The lawsuit claims that a production crew took the students to a bar to "loosen up" before participating in what they were told would be a documentary to be shown outside of the United States, and that they signed waivers after drinking heavily.
Their embarrassment over the film's hilarious, cringe-inducing blend of fiction and improvised comedy is magnified by its success — "Borat" has topped the box office two weeks in a row, earning a total of .8 million.
Last year, Haggerty agreed to be filmed for what he thought was a benign documentary on his client's journey across America.
C., is one of the unwitting co-stars of the surprise hit movie "Borat: Cultural Learnings of America for Make Benefit of Glorious Nation of Kazakhstan." Haggerty has no hard feelings toward Borat, a.k.a.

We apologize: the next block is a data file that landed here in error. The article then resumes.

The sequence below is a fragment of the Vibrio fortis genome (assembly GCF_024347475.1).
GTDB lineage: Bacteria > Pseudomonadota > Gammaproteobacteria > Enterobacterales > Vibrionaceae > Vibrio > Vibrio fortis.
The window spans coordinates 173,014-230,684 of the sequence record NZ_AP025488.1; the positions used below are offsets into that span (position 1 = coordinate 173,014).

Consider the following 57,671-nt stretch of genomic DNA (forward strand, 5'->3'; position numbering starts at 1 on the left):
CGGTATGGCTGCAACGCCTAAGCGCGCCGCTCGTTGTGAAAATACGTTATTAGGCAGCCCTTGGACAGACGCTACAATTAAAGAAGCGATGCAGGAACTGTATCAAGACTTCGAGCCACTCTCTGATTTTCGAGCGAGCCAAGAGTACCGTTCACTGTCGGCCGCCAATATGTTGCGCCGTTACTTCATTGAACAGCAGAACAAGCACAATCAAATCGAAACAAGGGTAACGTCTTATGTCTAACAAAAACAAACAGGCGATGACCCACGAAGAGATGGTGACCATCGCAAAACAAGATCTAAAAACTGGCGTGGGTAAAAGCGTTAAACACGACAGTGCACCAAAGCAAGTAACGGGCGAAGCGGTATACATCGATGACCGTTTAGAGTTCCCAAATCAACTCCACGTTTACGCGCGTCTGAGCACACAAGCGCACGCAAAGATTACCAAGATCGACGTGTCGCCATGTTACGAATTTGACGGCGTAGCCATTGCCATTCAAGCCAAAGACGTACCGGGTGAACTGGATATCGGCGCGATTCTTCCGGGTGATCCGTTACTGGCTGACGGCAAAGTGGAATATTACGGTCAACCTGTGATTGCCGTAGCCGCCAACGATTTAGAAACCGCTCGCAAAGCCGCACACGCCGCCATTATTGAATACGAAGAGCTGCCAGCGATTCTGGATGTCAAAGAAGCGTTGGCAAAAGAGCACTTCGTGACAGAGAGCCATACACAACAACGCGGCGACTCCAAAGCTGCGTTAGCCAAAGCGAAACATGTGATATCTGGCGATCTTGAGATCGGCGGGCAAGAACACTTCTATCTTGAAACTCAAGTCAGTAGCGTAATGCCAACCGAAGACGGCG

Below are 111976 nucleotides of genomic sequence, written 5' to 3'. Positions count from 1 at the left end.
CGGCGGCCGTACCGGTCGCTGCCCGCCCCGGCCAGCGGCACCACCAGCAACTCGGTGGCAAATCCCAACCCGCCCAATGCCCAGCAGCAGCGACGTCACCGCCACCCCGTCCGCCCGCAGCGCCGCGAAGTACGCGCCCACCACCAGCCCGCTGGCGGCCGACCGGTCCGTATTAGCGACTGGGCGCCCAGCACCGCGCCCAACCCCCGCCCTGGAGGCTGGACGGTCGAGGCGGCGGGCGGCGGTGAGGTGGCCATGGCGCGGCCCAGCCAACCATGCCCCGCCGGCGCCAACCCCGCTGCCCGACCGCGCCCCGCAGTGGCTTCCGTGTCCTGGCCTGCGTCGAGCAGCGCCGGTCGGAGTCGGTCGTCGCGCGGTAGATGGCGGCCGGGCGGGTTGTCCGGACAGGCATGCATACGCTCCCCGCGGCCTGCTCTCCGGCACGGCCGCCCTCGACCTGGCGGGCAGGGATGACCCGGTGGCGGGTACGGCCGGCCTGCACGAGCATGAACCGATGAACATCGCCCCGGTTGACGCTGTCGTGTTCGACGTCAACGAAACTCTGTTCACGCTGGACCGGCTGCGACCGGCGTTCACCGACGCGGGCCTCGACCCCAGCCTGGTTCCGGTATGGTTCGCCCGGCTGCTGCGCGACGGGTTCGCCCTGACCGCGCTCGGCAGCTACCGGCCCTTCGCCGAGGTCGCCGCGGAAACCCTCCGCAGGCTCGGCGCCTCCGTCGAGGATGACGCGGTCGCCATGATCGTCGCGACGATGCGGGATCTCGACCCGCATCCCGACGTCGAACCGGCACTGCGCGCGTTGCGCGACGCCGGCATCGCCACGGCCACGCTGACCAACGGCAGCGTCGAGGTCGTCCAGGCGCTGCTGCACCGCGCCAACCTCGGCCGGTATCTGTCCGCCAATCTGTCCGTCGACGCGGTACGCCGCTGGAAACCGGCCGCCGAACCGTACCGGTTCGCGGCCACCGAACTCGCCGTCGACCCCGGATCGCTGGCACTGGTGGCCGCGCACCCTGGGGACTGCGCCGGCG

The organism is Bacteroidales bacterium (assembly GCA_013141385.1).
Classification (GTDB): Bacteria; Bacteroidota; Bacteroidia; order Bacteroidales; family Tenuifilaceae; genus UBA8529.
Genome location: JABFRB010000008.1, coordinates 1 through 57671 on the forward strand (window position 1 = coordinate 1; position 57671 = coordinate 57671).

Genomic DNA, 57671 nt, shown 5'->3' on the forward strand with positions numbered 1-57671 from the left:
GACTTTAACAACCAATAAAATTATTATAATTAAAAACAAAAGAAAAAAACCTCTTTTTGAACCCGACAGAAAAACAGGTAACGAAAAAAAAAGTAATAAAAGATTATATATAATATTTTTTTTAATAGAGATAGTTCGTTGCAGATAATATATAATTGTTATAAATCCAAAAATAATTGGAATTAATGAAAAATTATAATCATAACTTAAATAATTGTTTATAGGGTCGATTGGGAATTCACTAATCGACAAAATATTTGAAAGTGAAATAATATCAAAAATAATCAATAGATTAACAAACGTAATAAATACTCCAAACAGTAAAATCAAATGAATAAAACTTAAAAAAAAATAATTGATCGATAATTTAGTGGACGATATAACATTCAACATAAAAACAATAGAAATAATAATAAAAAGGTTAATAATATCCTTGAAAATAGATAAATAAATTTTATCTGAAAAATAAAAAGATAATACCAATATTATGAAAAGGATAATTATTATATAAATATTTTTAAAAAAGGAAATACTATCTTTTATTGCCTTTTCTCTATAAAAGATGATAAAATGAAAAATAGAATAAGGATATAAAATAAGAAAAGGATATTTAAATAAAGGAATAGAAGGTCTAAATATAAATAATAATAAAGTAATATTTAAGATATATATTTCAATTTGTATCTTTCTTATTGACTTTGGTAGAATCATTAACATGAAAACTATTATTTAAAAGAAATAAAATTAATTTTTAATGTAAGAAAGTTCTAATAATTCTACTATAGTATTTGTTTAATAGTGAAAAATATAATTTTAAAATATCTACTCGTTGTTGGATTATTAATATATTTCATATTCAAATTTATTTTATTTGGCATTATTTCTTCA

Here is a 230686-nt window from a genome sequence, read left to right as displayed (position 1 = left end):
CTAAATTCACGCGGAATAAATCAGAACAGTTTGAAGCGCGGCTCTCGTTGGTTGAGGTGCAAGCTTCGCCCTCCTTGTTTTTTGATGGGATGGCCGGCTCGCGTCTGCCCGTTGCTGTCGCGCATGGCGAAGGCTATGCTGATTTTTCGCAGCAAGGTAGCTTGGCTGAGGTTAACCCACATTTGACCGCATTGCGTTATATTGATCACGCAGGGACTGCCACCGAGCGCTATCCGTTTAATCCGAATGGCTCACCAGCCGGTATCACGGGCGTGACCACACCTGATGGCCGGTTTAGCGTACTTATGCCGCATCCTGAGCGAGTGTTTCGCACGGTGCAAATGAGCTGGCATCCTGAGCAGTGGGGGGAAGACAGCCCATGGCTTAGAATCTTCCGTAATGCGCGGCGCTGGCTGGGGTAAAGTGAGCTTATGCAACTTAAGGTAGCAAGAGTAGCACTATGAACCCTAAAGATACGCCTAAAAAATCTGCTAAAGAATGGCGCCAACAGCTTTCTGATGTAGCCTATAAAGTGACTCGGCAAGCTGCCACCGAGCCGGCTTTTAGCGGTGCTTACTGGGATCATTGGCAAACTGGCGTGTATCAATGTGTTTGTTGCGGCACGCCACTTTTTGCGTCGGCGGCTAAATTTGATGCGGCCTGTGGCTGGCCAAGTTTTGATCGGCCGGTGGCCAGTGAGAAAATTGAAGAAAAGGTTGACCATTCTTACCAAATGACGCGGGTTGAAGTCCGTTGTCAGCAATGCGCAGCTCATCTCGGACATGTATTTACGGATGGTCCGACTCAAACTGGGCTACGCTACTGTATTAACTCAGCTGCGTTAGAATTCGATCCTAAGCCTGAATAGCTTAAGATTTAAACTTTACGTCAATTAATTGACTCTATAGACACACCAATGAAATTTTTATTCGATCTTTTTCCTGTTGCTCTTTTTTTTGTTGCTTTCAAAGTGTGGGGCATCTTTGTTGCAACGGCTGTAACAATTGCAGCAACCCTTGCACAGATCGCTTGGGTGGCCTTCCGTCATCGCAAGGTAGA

comedian Sacha Baron Cohen — but the same can't be said for others who were humiliated or even lost their jobs thanks to the awkward fellow with the bushy mustache.
While teaching American humor to a gregarious and absurdly out-of-touch foreign journalist, Pat Haggerty realized something was off — who WAS this guy?
Haggerty, a public speaking coach from Washington, D.
He hurriedly signed a release form, was paid 0, and the lesson began.
As cameras rolled, his client told raunchy stories in garbled English and laughed heartily at the expense of handicapped people.